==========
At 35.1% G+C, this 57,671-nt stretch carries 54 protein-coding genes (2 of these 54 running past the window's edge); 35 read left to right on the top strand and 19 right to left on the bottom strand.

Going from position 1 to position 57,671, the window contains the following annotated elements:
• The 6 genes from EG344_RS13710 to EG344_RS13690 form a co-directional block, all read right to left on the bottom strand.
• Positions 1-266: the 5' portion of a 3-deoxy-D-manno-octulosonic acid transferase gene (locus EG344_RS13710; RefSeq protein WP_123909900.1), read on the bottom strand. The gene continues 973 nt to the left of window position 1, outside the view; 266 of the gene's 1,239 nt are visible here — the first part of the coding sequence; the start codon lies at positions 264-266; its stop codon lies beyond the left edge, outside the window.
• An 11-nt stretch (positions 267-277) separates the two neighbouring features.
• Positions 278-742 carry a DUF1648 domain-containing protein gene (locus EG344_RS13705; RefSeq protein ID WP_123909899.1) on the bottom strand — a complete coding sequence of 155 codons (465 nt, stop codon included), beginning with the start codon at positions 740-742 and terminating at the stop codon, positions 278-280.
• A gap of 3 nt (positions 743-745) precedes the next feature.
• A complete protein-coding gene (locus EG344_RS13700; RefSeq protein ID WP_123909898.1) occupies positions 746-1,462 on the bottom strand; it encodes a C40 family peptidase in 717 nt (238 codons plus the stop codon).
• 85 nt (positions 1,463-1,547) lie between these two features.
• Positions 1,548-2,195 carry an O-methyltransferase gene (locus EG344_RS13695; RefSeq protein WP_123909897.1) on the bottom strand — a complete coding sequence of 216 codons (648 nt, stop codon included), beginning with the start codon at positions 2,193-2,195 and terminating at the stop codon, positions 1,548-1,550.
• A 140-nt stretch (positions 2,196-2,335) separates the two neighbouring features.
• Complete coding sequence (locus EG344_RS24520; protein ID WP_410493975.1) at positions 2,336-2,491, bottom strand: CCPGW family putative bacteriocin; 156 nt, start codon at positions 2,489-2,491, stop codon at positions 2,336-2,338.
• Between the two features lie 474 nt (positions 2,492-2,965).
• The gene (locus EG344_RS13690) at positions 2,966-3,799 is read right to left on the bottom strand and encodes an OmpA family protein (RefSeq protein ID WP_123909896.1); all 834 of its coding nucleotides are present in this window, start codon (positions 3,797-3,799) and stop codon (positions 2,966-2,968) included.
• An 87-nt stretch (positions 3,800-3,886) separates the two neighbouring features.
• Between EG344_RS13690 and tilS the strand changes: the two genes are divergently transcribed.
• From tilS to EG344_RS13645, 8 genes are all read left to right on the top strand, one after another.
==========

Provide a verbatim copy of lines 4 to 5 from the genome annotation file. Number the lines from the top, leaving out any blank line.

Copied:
• Positions 1-266: the 5' portion of a 3-deoxy-D-manno-octulosonic acid transferase gene (locus EG344_RS13710; RefSeq protein WP_123909900.1), read on the bottom strand. The gene continues 973 nt to the left of window position 1, outside the view; 266 of the gene's 1,239 nt are visible here — the first part of the coding sequence; the start codon lies at positions 264-266; its stop codon lies beyond the left edge, outside the window.
• An 11-nt stretch (positions 267-277) separates the two neighbouring features.